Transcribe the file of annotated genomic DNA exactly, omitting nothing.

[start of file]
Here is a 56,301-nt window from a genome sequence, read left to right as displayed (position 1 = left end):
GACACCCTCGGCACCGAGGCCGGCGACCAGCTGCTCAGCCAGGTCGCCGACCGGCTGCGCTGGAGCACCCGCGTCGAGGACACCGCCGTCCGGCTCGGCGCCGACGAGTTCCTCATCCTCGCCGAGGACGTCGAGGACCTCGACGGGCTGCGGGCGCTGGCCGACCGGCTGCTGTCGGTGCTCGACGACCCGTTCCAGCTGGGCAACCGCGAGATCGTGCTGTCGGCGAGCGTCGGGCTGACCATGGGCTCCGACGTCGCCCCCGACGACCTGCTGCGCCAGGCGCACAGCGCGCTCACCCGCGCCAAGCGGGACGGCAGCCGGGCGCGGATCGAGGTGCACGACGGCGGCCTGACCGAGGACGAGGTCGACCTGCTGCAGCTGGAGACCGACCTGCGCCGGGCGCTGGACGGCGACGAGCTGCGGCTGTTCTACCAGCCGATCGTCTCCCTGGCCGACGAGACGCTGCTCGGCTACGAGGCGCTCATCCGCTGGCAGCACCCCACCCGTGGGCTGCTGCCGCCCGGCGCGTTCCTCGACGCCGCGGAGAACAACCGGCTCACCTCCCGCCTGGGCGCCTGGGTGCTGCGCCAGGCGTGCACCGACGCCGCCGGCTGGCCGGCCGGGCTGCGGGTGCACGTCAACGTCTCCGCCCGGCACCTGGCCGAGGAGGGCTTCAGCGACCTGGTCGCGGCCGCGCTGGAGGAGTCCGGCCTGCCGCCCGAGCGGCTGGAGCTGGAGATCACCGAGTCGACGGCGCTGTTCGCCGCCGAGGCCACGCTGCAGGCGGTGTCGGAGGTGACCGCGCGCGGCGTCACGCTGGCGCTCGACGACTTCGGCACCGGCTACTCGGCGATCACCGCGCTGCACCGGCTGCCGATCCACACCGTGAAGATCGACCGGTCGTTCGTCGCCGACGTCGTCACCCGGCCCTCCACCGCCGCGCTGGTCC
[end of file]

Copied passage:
Here is a 56,301-nt window from a genome sequence, read left to right as displayed (position 1 = left end):
GACACCCTCGGCACCGAGGCCGGCGACCAGCTGCTCAGCCAGGTCGCCGACCGGCTGCGCTGGAGCACCCGCGTCGAGGACACCGCCGTCCGGCTCGGCGCCGACGAGTTCCTCATCCTCGCCGAGGACGTCGAGGACCTCGACGGGCTGCGGGCGCTGGCCGACCGGCTGCTGTCGGTGCTCGACGACCCGTTCCAGCTGGGCAACCGCGAGATCGTGCTGTCGGCGAGCGTCGGGCTGACCATGGGCTCCGACGTCGCCCCCGACGACCTGCTGCGCCAGGCGCACAGCGCGCTCACCCGCGCCAAGCGGGACGGCAGCCGGGCGCGGATCGAGGTGCACGACGGCGGCCTGACCGAGGACGAGGTCGACCTGCTGCAGCTGGAGACCGACCTGCGCCGGGCGCTGGACGGCGACGAGCTGCGGCTGTTCTACCAGCCGATCGTCTCCCTGGCCGACGAGACGCTGCTCGGCTACGAGGCGCTCATCCGCTGGCAGCACCCCACCCGTGGGCTGCTGCCGCCCGGCGCGTTCCTCGACGCCGCGGAGAACAACCGGCTCACCTCCCGCCTGGGCGCCTGGGTGCTGCGCCAGGCGTGCACCGACGCCGCCGGCTGGCCGGCCGGGCTGCGGGTGCACGTCAACGTCTCCGCCCGGCACCTGGCCGAGGAGGGCTTCAGCGACCTGGTCGCGGCCGCGCTGGAGGAGTCCGGCCTGCCGCCCGAGCGGCTGGAGCTGGAGATCACCGAGTCGACGGCGCTGTTCGCCGCCGAGGCCACGCTGCAGGCGGTGTCGGAGGTGACCGCGCGCGGCGTCACGCTGGCGCTCGACGACTTCGGCACCGGCTACTCGGCGATCACCGCGCTGCACCGGCTGCCGATCCACACCGTGAAGATCGACCGGTCGTTCGTCGCCGACGTCGTCACCCGGCCCTCCACCGCCGCGCTGGTCC